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Google begins shutting down its failed Google+ social network
Posted On April 2, 2019
Google has officially started the process of shutting down and deleting all consumer accounts on its Google+ social network platform, bringing an end to the company’s attempt to directly compete with the likes of Facebook and Twitter.
Google has acknowledged that Google+ failed to meet the company’s expectations for user growth and mainstream pickup. “While our engineering teams have put a lot of effort and dedication into building Google+ over the years, it has not achieved broad consumer or developer adoption, and has seen limited user interaction with apps,” Google’s Ben Smith wrote in October. He then revealed a pretty damning stat for where the service stands today: “90 percent of Google+ user sessions are less than five seconds.”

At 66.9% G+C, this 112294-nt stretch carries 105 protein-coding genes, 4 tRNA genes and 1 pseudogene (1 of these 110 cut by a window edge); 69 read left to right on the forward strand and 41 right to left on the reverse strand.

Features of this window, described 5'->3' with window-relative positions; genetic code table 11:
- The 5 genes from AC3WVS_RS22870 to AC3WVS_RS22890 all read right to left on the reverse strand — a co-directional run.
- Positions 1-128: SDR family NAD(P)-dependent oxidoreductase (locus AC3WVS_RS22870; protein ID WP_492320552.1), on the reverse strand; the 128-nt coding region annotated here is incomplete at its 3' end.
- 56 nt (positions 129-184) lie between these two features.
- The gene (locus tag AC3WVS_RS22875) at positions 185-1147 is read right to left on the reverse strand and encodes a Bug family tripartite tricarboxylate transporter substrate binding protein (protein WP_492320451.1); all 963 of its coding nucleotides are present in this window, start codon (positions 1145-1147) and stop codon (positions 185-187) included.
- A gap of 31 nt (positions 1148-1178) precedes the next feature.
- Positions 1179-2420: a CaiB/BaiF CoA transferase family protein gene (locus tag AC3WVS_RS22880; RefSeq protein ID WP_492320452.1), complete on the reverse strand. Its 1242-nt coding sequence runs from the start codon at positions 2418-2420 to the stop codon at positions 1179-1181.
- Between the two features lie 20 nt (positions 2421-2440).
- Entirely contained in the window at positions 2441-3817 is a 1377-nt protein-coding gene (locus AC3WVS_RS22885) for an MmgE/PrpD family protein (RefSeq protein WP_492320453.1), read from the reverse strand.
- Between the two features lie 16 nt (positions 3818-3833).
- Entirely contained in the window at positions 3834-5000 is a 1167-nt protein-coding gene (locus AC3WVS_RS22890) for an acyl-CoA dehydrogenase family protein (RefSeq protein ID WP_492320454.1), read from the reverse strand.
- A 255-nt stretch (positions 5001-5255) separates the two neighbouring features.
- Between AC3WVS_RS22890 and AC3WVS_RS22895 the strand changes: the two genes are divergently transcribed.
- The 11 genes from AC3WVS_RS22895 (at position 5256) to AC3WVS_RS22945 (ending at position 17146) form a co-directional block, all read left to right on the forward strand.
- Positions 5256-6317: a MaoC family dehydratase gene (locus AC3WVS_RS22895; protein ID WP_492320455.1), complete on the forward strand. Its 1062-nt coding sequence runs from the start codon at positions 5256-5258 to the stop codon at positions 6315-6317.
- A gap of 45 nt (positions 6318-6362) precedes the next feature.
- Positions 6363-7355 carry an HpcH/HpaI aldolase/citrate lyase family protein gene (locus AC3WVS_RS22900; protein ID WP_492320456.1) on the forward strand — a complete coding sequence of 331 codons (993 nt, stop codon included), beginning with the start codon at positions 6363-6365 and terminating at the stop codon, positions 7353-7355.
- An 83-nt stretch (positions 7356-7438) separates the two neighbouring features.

Launched in 2011 and competing with Facebook and Twitter, it was Google’s fourth attempt at a social network.
But the platform failed to win people over, even after Google pushed it upon the thriving YouTube community.
By the end of 2011, analysts were already writing obituaries. But Google decided to close the site only after discovering a data breach, in 2018.